New Delhi: The number of swine flu patients in Delhi is rising at an alarming rate. Doctors warn that it is likely to get worse. Reeling under the monsoon, Delhi is already battling a double whammy of Dengue and Chikungunya. This year, however, there is an additional burden of H1N1 (Swine Flu).
Delhi has recorded at least 1,719 cases of swine flu this year. The H1N1 virus usually spreads during colder temperatures and its early spread has taken doctors by surprise.
“The H1N1 virus usually surfaces during Novermber or December but this year, it is already playing a havoc,” said Dr S Chatterji, Senior Consultant of Internal Medicine at Apollo Hospitals.
The reason for this, he explained, “The virus mutates each year to increase adaptability and is therefore thriving in the humid monsoon condition too.”
22-year-old Deepika Sharma, a staff nurse at the general ward of Apollo Hospitals, came down with high fever, bouts of breathlessness and symptoms of flu last week. Consultation and tests detected that she had Swine Flu. She was immediately admitted to the isolated Swine Flu ward. The isolation ward is guarded by a security man who wears the N95 mask.
Rampal Singh, the guard, said, “I stand guard outside the ward. I have been vaccinated but who knows? I was a bit scared but I take precautions and ensure those entering do so too.”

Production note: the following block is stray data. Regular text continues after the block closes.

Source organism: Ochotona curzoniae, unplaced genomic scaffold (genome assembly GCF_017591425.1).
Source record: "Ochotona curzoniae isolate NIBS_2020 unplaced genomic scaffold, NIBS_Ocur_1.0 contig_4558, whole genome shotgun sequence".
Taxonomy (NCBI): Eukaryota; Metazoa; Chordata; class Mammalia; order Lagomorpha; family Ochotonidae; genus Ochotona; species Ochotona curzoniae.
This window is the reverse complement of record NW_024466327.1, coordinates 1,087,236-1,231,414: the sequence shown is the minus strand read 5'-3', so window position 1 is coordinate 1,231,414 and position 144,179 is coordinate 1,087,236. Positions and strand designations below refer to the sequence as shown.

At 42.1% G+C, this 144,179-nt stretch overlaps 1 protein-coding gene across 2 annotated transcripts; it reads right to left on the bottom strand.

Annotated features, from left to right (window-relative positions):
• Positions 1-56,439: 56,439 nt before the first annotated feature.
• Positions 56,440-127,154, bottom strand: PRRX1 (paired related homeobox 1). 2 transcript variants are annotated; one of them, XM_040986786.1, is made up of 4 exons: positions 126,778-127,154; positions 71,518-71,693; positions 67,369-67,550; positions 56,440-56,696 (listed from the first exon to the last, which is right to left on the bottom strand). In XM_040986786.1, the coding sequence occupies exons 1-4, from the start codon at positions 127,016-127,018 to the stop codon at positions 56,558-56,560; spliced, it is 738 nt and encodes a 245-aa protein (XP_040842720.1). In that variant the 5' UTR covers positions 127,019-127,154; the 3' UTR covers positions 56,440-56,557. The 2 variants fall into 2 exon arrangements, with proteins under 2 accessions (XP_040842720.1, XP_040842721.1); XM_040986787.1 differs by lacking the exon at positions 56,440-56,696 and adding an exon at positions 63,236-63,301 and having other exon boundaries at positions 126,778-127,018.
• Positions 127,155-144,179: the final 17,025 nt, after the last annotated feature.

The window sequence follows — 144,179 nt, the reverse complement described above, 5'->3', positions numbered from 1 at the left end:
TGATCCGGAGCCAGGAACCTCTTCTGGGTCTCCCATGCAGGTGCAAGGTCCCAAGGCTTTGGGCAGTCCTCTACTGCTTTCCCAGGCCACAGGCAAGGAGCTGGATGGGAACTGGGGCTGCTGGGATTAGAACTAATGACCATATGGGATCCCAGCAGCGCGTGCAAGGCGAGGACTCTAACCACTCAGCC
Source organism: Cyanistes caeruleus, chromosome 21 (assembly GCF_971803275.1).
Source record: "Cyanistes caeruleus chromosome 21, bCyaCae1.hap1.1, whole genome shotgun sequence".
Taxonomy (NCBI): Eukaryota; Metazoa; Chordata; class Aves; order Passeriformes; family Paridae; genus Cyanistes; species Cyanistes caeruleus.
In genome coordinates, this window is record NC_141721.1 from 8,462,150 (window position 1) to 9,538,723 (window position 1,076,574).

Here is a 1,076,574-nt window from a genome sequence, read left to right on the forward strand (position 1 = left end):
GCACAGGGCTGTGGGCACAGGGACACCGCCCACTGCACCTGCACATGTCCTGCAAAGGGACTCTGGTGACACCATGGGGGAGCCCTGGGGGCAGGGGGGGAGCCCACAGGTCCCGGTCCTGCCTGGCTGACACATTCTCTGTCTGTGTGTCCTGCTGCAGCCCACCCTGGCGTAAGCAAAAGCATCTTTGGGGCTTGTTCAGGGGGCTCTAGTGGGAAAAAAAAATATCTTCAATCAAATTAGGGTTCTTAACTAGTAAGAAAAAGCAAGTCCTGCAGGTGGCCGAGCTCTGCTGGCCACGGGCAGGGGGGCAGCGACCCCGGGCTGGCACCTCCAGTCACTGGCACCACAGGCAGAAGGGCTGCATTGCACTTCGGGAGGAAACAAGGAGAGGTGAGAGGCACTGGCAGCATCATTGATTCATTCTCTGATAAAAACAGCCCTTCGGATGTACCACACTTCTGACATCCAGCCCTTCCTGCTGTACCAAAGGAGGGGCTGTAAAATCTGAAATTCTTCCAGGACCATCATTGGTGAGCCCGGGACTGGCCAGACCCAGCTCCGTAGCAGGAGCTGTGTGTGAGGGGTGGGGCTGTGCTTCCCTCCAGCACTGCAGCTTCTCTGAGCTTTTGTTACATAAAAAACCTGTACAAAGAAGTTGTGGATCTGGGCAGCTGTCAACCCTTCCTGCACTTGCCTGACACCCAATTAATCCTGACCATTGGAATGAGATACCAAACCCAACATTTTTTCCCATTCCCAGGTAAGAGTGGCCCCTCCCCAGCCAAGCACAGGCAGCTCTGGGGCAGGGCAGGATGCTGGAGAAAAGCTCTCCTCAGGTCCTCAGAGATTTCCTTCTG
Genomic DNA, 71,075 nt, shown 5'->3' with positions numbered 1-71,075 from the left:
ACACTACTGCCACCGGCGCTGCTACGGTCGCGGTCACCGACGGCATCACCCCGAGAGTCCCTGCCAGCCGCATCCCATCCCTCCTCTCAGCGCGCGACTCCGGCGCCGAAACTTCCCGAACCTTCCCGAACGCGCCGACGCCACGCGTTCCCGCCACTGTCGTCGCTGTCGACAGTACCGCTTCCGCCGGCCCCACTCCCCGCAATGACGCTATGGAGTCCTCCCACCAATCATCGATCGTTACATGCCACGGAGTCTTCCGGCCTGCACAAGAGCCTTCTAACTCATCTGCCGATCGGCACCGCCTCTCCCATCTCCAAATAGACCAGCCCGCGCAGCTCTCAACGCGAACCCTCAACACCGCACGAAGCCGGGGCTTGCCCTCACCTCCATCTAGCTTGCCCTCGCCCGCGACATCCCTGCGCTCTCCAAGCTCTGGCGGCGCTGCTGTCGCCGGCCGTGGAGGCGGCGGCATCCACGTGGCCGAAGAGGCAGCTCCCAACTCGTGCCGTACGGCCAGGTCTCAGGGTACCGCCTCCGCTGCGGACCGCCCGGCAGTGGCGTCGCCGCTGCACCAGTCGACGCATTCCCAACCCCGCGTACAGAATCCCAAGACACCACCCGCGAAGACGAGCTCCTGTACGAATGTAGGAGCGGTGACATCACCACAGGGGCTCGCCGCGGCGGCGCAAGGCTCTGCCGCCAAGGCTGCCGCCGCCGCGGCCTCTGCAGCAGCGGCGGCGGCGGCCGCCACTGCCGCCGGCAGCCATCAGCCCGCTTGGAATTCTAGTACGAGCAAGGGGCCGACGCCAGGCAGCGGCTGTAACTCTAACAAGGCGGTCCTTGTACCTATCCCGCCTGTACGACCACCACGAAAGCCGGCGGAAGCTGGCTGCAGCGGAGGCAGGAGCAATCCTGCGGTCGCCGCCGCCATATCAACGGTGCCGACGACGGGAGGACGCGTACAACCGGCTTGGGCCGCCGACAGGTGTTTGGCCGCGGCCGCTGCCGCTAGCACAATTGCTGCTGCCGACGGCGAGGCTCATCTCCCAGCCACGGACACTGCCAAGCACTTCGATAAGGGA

Since the entry to this isolated ward is restricted, one has to wear proper masks and gloves and the ones who enter are advised to avoid physical contact with the patient.
Ms Sharma told NDTV that healthcare professionals are most vulnerable when it comes to contracting diseases.
“At the general ward, we receive all kinds of patients and unless we get test results, we don’t know what the patient suffers from. As a medical staff, I must continue to do my duties and treat patients no matter the risk it poses,” she said.
Doctors say that Deepika is recovering fast, her fever has subsided and with time, cough and weakness will also fade away.
While Delhi has managed to control Chikungunya cases to 194 and Dengue cases to 325, the H1N1 virus has claimed five lives.
Dr AC Dhariwal, Director of National Centre for Disease Control (NCDC) told NDTV, “The virus will spread faster in September and October. High levels of humidity in the coming months and the congregation of people during the festive period will aid virus growth and transmission respectively.”
Precautionary measures such as avoiding crowded places and practising respiratory etiquette is vital. Those with flu-like symptoms must visit the doctor and restrain from venturing out into the public, he said.